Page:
JEFFERSON CITY, Mo. (AP) -- A teenage suspect in the slaying of a 9-year-old Missouri girl will remain in juvenile custody until a judge decides next month whether the first-degree murder case should be tried in adult court.
Funeral services for Elizabeth Olten, who disappeared on the way home from a friend's house last week, were scheduled for Wednesday. She was found dead Friday in a wooded area near her St. Martins home in central Missouri.
An attorney for the 15-year-old suspect, who has not been identified, waived a scheduled detention hearing Wednesday that was to be closed to the public.
Cole County Circuit Judge Jon Beetem did open the courtroom for arguments on whether people should be allowed to observe a Nov. 18 hearing to determine whether the teen should be tried as an adult. Beetem said he would announce his decision in writing.
Kurt Valentine, the teen's lawyer, said Elizabeth's death has put Jefferson City in "turmoil" and that opening the hearing could hamper the chances for a fair trial.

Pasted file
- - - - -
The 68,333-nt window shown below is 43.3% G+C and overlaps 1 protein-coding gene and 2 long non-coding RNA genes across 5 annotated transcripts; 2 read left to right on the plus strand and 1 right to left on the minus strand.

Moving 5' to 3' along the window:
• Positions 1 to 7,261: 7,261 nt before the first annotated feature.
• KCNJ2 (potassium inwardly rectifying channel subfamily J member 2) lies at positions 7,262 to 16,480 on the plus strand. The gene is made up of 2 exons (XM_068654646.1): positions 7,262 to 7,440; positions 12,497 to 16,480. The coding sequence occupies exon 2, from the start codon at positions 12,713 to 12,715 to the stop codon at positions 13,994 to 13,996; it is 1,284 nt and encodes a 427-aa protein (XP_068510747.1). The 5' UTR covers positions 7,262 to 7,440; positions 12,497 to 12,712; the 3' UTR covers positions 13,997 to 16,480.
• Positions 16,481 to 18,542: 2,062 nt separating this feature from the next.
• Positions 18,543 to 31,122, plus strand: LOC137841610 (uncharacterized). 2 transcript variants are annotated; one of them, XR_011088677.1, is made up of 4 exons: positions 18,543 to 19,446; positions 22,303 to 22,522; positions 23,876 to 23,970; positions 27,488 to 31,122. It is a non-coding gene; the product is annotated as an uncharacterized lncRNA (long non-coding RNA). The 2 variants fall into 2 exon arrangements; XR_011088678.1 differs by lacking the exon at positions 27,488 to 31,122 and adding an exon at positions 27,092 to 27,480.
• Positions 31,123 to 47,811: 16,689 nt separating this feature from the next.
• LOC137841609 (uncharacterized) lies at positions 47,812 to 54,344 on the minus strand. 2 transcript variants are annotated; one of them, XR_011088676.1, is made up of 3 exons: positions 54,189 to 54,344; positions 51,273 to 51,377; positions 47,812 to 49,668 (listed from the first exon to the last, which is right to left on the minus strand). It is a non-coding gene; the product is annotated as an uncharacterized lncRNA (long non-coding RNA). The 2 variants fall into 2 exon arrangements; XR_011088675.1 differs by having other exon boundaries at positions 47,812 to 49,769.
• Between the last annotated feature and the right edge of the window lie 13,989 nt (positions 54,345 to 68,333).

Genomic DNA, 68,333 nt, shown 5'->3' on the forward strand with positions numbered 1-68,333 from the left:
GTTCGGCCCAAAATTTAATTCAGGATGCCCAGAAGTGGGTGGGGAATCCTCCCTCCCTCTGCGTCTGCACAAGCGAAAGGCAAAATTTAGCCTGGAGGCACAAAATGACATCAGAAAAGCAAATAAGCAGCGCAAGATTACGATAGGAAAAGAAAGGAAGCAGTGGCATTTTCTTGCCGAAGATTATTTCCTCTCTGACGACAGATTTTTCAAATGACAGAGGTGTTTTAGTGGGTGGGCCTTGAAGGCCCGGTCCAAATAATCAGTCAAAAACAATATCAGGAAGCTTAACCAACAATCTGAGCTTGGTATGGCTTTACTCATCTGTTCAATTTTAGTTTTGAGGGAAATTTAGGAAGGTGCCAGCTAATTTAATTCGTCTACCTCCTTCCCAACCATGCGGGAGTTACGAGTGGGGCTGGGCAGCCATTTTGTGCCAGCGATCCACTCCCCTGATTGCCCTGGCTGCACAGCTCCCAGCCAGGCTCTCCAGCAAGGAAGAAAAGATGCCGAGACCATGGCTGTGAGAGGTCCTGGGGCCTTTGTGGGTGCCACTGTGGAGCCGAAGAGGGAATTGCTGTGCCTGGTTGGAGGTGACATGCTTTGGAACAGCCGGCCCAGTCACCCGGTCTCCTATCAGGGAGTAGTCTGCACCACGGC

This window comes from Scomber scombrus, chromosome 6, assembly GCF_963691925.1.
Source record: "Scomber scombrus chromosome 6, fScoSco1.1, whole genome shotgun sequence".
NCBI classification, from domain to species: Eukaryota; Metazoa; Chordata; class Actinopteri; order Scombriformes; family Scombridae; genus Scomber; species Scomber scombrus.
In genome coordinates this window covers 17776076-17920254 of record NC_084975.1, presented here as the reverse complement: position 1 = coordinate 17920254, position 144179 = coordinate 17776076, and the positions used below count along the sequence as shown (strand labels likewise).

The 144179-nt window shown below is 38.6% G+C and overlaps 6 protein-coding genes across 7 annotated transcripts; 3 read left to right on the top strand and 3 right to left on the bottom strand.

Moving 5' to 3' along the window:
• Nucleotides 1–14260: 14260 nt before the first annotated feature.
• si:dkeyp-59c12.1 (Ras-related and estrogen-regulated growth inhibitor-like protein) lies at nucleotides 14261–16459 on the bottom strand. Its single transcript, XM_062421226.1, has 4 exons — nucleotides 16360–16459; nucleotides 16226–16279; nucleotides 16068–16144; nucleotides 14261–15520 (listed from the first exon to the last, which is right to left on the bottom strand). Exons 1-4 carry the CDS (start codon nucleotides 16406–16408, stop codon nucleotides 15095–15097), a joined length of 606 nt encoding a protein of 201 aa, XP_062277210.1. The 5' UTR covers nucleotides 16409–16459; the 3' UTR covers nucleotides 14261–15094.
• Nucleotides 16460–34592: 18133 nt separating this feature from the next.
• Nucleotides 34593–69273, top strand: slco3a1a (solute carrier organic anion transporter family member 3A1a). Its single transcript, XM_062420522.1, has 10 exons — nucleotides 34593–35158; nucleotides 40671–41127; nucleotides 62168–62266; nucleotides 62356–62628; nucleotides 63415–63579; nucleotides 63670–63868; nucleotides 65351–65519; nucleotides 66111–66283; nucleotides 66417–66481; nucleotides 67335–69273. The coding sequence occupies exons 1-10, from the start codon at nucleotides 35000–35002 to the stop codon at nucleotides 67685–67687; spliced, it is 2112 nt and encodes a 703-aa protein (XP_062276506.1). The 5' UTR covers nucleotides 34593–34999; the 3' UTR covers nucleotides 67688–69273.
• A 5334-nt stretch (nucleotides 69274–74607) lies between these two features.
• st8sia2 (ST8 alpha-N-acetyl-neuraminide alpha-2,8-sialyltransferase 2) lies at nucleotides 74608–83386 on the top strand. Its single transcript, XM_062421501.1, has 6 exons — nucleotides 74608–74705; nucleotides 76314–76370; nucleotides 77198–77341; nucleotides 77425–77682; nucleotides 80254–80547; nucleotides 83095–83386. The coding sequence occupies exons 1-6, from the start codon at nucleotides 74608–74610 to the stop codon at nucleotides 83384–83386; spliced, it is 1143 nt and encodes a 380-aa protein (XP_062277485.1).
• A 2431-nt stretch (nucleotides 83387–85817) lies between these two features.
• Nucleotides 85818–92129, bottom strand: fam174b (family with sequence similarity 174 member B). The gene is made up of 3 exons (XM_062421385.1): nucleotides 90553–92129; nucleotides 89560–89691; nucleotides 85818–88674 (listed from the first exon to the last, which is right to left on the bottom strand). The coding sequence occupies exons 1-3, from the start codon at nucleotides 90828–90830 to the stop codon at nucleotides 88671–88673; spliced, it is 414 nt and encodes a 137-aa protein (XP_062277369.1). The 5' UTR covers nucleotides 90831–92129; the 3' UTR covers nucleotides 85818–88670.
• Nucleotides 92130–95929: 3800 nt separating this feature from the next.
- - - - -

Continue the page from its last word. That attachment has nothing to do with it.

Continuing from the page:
"There's been a lot of speculation, but now we will have in giant headlines my client's name," Valentine said. "There is no way in the world that could possibly be in the best interest of this particular juvenile."
Samantha Green, the attorney for the juvenile office, argued that the state Supreme Court has ruled that hearings can be open for juveniles accused of crimes that would be the most serious felonies if committed by an adult. She said court records and the exhibits to be presented could be closed or sealed to protect the suspect's privacy.
The 15-year-old was arrested Friday after leading authorities to Elizabeth's body just west of Jefferson City. Hundreds of people had searched the area last week after she disappeared.
The Cole County Sheriff's Department has said Elizabeth was well concealed, but have not said how she was believed to have encountered the teenager or where she was thought to have been killed. Sheriff Greg White said previously that the two lived in the same area and were acquainted but not related.
Valentine said the community needed time to absorb what happened. "In the local high school, friends of both sides have been getting into arguments and had fights over this case," Valentine said.
David Luther, a spokesman for Jefferson City Public Schools, said the district has no information or disciplinary reports about fights, but that officials would not know about every argument.
(Copyright 2009 by The Associated Press. All Rights Reserved.)